New research led by King’s College London suggests that many women under 30 with cervical cancer are diagnosed more than 3 months after first having symptoms. In many cases this was because they did not recognise the symptoms as serious.
The study is published today in the British Journal of General Practice. Approximately 1 in 134 women will get cervical cancer at some point in their lives. It is most common in women in their thirties. Cervical cancer is nearly always caused by the Human Papillomavirus (HPV).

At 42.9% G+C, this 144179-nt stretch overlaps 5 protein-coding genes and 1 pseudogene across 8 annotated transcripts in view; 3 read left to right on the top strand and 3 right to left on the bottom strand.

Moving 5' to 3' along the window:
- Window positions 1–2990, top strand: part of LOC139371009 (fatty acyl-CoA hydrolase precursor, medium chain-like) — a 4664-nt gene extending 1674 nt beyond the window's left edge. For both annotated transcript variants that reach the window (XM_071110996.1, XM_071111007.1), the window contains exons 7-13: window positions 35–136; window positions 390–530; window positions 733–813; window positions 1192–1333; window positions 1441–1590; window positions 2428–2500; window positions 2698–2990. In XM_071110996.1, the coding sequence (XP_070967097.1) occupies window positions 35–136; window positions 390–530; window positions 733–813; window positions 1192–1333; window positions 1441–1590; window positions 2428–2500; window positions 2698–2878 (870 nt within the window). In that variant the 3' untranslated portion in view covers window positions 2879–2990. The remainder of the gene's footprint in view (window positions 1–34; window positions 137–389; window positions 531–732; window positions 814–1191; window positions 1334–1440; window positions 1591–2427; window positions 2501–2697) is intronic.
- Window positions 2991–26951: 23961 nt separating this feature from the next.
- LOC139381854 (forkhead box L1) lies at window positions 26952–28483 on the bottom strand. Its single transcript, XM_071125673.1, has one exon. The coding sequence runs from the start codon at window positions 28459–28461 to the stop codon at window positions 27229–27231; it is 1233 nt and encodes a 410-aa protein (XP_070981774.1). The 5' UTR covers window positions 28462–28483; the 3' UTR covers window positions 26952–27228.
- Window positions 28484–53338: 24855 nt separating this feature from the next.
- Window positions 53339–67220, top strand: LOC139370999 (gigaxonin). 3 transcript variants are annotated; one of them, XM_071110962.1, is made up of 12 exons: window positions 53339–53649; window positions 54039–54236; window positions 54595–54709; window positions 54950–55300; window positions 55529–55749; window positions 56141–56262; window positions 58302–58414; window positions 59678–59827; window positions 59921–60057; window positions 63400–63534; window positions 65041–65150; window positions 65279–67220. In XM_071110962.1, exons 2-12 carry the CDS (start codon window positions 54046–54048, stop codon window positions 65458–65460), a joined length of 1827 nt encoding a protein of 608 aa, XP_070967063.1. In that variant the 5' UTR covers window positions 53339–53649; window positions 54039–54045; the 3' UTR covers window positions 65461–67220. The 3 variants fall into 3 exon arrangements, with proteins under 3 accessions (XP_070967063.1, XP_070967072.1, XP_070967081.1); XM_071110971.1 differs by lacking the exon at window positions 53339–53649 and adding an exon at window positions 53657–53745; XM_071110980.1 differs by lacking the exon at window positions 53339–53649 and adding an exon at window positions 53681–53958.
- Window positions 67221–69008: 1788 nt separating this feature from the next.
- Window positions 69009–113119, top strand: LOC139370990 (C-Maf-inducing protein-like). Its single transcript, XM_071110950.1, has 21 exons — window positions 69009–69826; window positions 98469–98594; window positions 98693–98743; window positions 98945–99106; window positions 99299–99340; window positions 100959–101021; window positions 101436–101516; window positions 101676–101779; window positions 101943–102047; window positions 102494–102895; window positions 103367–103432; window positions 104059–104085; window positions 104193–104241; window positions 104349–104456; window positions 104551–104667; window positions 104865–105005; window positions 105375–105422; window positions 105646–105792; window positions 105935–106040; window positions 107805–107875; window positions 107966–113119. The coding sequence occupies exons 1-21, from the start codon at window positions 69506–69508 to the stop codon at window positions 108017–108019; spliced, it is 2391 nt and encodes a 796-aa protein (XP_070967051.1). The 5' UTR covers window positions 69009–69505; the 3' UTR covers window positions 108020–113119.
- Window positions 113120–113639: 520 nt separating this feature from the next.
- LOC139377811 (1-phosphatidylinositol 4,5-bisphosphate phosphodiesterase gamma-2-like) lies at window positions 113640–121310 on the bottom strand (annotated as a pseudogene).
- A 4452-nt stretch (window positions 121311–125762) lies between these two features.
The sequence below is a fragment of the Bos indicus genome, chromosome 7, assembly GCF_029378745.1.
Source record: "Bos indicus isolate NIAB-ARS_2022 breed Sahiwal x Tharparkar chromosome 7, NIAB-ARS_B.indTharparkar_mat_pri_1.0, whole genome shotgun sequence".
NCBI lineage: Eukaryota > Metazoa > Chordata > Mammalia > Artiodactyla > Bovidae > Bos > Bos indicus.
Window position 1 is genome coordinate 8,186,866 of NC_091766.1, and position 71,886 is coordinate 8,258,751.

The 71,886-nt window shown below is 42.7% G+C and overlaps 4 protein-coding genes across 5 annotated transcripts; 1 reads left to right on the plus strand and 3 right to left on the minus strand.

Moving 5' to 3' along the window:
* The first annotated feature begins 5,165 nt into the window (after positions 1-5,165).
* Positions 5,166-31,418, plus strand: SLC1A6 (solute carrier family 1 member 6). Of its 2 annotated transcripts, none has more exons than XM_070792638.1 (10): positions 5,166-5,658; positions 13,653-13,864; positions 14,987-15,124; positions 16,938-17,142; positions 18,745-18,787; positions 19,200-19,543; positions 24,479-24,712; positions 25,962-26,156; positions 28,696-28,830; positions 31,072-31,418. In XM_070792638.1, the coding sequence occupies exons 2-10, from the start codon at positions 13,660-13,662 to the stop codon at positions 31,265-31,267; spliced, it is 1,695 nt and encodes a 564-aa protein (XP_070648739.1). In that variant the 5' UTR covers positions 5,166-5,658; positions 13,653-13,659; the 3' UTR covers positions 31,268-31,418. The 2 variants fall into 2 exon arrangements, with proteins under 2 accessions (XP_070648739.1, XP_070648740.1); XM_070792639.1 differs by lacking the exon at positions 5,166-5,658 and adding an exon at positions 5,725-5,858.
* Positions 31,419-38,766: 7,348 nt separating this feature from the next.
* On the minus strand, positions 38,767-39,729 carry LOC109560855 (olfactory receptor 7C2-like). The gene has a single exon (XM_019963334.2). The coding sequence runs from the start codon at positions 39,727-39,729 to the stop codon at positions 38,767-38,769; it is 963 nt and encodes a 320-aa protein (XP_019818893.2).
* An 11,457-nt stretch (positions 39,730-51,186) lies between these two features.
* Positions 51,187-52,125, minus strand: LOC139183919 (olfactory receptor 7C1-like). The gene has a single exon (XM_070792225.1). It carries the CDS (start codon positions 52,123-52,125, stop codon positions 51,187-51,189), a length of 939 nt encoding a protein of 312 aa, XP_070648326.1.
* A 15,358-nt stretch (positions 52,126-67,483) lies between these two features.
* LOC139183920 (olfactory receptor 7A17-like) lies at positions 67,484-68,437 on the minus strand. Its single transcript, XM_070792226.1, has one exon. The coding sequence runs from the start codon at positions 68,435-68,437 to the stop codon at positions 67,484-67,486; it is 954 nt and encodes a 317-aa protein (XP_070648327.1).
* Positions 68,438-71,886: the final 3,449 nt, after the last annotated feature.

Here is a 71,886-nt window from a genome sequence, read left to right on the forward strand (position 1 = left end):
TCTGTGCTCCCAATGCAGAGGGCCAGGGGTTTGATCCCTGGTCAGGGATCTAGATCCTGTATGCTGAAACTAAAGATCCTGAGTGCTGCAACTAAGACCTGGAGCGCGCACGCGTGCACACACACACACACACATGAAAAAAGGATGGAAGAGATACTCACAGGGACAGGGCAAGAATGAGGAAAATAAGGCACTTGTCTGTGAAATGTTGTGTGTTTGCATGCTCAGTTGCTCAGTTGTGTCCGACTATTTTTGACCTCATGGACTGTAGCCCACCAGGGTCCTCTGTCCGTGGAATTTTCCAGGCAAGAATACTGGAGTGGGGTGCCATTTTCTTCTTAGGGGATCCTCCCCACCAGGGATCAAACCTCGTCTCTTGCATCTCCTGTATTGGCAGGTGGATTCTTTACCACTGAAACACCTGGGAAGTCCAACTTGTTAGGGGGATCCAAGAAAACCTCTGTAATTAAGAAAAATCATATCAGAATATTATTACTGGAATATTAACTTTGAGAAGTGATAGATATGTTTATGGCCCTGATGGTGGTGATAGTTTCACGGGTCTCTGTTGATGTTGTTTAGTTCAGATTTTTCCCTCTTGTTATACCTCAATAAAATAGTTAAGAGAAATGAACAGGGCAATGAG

HPV infection is very common, especially in young women, but for most, the infection resolves completely on its own and does not lead to cervical cancer. In England, the NHS offers screening to prevent cervical cancer to women aged 25-64.
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